Recently the extraordinary teens in my creating writing class read from their work in a public forum. It’s true the audience was mostly made up of the teens’ relatives, but even that’s meaningful. Some of my students had never allowed their parents to see their work before. And trust me, their writing is worth sharing.

When I agreed to teach teens creative writing at my local library, I didn’t know what to expect. I don’t have teens, and haven’t spent much time with teens since I was one. In fact, the only teens I’ve spent any time with were my husband’s and my two nieces and two nephews.

I teach creative writing in numerous locations—to students decades older than these teens. In my first meeting with the group a year or so ago, I brought along my usual lesson plans. I’m glad I listened to them read their work before I got started teaching, because after I became familiar with their writing in that first class, I told them, “You don’t need any of this stuff,” and I tossed my plans.

These teens were well beyond my introductory material.

What they needed from me were those tools and tactics published writers use to keep readers engaged; reminders to avoid cliches in favor of sharp, original wording; ways to shape a story so that is flows well; and methods for making their ideas as clear as possible.

They also needed a place where they felt comfortable revealing their work. I’m amazed at how considerate they are in offering feedback to their classmates, and how willing they are to help one another come up with a title or a name for a character.

They write dystopian and fantasy/SF fiction. One writes mainstream novels. Another writes brilliantly intellectual, yet thoroughly accessible short fiction. And one of them even undertook the ambitious writing of a villanelle, a highly-structured, 19-line poem. (Dylan Thomas’s “Do Not Go Gentle Into That Good Night” is a villanelle.)

While I listened to my students read their work to the public yesterday, I was as proud as their parents.

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Guest Post: What You Deserve From Your Copywriter

In my past work as a marketing communications director, I hired and supervised a ton of copywriters. Shakirah Dawud is among the best I know.

In her guest post below, Shakirah explains what you have a right to expect from any copywriter you engage.

– Lynette

You want to send an effective message via your branding, brochure, advertising, or press release. You need to communicate clearly to get the reaction you desire from your intended audience. So you’re in search of a good copywriter—or you’re about to work with one you’ve already chosen. Make sure you’re getting your money’s worth.

A professional background you’re comfortable with. Check the portfolio of the writer you’re interested in. It’s not necessary for every project to fall within your industry, but it is necessary for you to feel drawn to her style—or the flexibility of her style—for your purposes. If yours is an ultra-specialized or socially sensitive area, ask about her background with those types of projects, and how she’s addressed such issues in her writing in the past.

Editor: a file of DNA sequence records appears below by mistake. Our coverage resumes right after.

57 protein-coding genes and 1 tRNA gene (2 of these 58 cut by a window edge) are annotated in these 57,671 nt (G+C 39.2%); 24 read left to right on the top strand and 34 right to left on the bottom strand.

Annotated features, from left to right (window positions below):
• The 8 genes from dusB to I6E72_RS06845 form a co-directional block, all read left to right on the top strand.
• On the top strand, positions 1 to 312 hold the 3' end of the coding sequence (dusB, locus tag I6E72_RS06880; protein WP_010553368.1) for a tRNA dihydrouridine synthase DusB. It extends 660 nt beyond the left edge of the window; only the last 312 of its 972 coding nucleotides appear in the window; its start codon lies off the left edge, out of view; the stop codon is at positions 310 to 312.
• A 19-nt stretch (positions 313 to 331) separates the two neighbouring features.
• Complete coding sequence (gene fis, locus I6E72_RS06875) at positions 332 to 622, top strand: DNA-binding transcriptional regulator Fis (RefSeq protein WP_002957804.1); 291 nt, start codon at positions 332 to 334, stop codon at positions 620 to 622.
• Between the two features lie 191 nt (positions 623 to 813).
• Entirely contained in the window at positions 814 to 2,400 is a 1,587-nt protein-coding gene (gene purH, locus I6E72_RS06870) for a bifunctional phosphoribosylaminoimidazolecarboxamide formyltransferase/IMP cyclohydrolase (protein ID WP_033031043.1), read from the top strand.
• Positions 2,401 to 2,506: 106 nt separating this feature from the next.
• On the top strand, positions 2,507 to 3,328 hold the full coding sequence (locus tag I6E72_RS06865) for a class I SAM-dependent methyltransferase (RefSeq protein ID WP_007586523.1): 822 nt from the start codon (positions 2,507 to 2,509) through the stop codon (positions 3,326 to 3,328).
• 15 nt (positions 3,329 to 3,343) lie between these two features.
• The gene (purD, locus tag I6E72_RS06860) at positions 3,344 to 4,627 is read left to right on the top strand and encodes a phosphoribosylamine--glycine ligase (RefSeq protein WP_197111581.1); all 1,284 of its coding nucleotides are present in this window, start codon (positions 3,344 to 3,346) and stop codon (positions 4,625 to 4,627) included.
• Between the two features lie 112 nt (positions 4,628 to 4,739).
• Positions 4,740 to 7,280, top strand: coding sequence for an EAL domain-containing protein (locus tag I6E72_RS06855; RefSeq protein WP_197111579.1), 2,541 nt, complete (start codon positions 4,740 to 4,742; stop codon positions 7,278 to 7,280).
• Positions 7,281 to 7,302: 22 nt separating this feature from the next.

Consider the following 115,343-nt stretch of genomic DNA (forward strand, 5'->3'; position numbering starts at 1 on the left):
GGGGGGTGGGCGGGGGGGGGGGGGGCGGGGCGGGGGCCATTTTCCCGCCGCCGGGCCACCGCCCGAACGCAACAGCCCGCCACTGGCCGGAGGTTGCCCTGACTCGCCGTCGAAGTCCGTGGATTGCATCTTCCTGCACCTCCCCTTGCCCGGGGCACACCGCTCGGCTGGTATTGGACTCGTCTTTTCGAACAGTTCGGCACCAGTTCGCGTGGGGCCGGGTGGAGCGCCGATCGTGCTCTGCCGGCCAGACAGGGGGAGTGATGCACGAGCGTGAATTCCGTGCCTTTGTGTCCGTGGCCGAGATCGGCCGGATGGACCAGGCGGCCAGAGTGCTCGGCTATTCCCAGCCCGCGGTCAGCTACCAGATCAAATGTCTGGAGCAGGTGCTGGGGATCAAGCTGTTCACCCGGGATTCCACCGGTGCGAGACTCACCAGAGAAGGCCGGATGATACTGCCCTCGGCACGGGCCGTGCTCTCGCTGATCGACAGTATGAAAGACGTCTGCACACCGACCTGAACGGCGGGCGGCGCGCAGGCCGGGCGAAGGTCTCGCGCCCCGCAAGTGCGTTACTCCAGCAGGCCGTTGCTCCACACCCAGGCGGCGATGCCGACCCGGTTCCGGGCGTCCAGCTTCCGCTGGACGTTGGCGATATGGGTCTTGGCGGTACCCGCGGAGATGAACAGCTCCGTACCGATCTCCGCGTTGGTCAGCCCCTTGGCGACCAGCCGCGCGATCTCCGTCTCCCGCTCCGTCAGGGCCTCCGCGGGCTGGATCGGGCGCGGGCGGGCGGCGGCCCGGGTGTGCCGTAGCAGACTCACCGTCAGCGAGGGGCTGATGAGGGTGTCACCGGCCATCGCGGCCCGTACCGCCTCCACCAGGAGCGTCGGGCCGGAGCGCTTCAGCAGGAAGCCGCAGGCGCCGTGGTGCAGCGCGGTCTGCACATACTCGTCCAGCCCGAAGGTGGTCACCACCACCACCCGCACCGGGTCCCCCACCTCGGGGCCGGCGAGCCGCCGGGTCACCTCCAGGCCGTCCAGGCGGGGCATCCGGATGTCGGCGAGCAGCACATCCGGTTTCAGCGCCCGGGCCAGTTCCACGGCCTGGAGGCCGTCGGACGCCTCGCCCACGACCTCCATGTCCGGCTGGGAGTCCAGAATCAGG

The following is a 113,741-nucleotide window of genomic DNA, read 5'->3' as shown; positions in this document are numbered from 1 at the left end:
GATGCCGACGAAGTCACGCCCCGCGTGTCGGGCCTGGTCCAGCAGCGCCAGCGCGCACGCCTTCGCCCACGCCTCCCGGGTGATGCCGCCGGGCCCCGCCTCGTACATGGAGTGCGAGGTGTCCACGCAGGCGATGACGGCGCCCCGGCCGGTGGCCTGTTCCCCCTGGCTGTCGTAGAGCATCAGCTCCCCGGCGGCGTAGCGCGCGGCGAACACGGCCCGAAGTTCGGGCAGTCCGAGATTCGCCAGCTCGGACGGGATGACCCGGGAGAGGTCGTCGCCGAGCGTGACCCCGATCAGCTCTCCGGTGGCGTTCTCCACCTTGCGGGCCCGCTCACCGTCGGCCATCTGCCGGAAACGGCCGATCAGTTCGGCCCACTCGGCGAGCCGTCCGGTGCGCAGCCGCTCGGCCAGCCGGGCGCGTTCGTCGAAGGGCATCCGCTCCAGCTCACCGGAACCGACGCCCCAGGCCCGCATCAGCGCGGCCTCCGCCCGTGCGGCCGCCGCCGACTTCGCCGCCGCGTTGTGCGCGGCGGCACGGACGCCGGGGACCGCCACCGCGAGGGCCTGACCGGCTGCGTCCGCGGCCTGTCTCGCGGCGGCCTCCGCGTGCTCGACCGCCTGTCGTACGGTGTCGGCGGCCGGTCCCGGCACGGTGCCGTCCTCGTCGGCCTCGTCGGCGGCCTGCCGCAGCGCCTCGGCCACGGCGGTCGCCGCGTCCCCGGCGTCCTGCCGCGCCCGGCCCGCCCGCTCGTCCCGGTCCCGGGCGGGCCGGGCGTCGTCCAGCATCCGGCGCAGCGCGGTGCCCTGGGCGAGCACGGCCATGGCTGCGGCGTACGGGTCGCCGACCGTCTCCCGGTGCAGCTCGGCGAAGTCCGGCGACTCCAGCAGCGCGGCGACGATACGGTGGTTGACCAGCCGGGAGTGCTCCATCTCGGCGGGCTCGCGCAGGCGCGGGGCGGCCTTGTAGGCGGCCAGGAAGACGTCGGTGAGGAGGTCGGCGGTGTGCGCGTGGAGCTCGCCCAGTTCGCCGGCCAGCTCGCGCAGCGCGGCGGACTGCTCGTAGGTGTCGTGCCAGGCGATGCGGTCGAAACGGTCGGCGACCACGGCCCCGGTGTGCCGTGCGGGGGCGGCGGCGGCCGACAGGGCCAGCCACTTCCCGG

Appropriate language. Although we all learned English at home and in school, marketing copy is not a college essay. Ask about or be aware of differences in expression, spelling, or grammatical constructions that may be common and correct in one context but inappropriate for your purposes.

Talent. It comes in many forms, and your definition of talent may be totally different from mine, but you know it when you see it. It makes you want to read more, find out more, and eventually contact a particular copywriter. Another copywriter may be technically and stylistically excellent, but like any art, greatness of expression is in the eye of the beholder. Don’t settle for less.

Communication—as much of it as necessary. If you want to know what’s going on at any point in your project, it shouldn’t be a hassle to get hold of your writer. Keep leaving messages? Are emails left unanswered for more than 24 hours? Try setting up weekly meeting times to get updates, ask and answer any questions, and offer further input as the project takes shape.

Professionalism. Can your copywriter meet the tight deadlines you throw at her? Can she meet those deadlines without sacrificing consistently high-quality results? Is she honest with you about her capabilities? Find out what past clients say about her work and her working style. You can do this by getting references and testimonials, running a Google search, or placing a few phone calls. The extra effort is worth it when both your peace of mind and your business’s reputation are on the line.

For more wisdom about copywriting, visit Shakirah’s site, Deliberate Ink, and follow her on Twitter @deliberateink.

You can also read Shakirah’s post, The Mystery of Character in Memoirs.

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Finding Time to Write

If you’re always putting other activities before your writing, try the tips in the list that follows.

1) Eliminate distractions and time wasters.

  • Get on “do-not-call” (www.donotcall.gov) and “do-not-mail” (www.directmail.com/directory/mail_preference) lists to stop telemarketers’ calls and junk mail.
  • Mute the TV and write during commercials.
  • Cancel subscriptions to magazines you don’t have to time to read anyway.
  • Limit (but don’t eliminate) socializing.
  • Leave the house or your office to write.
  • Tell others not to interrupt you during your writing time. (Put your mean face on or a “Do Not Disturb” sign on your door, if necessary.)

2) Free up time to write.

  • Write while waiting in traffic.
  • Arrive at appointments early and write while you wait.
  • Set appointments with yourself to write.